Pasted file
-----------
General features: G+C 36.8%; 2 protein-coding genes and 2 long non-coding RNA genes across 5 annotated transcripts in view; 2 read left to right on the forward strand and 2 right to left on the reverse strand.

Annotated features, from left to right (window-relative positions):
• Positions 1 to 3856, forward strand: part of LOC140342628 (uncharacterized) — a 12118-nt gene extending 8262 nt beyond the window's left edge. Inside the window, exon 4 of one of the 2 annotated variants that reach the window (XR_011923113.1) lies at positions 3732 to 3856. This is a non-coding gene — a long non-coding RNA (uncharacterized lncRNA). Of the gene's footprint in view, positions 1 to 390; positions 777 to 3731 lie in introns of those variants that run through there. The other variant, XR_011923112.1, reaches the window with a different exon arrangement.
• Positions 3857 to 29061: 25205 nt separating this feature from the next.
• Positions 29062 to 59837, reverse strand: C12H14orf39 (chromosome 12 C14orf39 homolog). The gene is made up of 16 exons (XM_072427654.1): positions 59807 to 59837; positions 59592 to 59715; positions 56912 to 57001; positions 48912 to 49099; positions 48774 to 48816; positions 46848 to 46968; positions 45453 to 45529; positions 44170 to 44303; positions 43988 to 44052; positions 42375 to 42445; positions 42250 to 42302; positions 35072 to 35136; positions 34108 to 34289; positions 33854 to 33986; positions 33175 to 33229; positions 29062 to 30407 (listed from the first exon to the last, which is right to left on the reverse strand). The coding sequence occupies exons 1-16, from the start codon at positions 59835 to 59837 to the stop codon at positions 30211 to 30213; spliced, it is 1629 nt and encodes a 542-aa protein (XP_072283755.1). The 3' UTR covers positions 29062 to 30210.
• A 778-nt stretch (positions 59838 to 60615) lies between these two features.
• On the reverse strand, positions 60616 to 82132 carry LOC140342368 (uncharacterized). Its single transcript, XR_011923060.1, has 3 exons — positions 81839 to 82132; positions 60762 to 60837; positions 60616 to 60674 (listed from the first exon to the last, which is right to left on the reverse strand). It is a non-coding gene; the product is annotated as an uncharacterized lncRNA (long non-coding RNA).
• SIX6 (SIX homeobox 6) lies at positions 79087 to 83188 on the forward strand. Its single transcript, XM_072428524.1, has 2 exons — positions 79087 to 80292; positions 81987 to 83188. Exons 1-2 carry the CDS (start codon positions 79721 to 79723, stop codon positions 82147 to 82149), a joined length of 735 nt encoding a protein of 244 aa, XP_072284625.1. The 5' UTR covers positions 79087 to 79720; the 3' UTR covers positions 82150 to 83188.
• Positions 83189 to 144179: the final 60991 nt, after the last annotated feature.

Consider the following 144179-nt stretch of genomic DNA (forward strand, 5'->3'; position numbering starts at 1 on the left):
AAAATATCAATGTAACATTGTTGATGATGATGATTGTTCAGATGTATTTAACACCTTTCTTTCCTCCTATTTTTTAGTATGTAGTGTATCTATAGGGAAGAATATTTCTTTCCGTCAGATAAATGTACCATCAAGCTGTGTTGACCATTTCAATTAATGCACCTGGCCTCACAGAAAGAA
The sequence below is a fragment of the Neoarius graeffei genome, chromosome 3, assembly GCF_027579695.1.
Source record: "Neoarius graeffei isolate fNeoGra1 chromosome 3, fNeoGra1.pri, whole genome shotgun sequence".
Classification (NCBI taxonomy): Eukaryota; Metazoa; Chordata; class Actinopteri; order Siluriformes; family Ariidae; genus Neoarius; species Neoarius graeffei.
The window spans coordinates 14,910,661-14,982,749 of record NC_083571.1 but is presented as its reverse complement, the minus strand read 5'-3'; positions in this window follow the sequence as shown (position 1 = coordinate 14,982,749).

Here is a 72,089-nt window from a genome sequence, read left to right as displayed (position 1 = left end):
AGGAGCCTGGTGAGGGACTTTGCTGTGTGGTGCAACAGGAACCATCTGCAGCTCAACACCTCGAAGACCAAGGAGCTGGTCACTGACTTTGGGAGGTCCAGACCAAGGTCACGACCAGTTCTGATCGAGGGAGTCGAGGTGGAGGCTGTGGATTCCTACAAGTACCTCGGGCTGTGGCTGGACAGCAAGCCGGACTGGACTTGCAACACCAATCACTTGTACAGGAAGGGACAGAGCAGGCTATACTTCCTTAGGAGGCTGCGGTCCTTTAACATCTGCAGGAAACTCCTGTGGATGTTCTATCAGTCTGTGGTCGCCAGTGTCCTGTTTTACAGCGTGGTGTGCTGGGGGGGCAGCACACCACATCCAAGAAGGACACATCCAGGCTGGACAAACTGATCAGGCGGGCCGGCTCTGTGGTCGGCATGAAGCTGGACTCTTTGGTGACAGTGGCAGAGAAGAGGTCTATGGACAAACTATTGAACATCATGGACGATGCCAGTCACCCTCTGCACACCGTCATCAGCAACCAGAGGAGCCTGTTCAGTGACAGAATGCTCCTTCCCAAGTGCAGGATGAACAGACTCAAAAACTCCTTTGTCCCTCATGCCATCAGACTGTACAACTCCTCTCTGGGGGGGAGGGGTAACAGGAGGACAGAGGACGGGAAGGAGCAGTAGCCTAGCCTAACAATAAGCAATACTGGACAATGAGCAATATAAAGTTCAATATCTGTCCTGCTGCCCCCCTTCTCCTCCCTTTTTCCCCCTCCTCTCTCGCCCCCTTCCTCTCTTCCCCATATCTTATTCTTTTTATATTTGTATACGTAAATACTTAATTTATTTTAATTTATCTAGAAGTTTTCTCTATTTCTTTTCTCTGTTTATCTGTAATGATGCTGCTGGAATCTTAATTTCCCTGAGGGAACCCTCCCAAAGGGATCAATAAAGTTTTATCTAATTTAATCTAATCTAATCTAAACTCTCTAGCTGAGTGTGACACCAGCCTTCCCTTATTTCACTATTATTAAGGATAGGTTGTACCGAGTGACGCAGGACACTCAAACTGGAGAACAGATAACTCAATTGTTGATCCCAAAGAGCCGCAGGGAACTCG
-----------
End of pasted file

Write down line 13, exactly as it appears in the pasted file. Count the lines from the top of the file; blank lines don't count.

Source record: "Neoarius graeffei isolate fNeoGra1 chromosome 3, fNeoGra1.pri, whole genome shotgun sequence".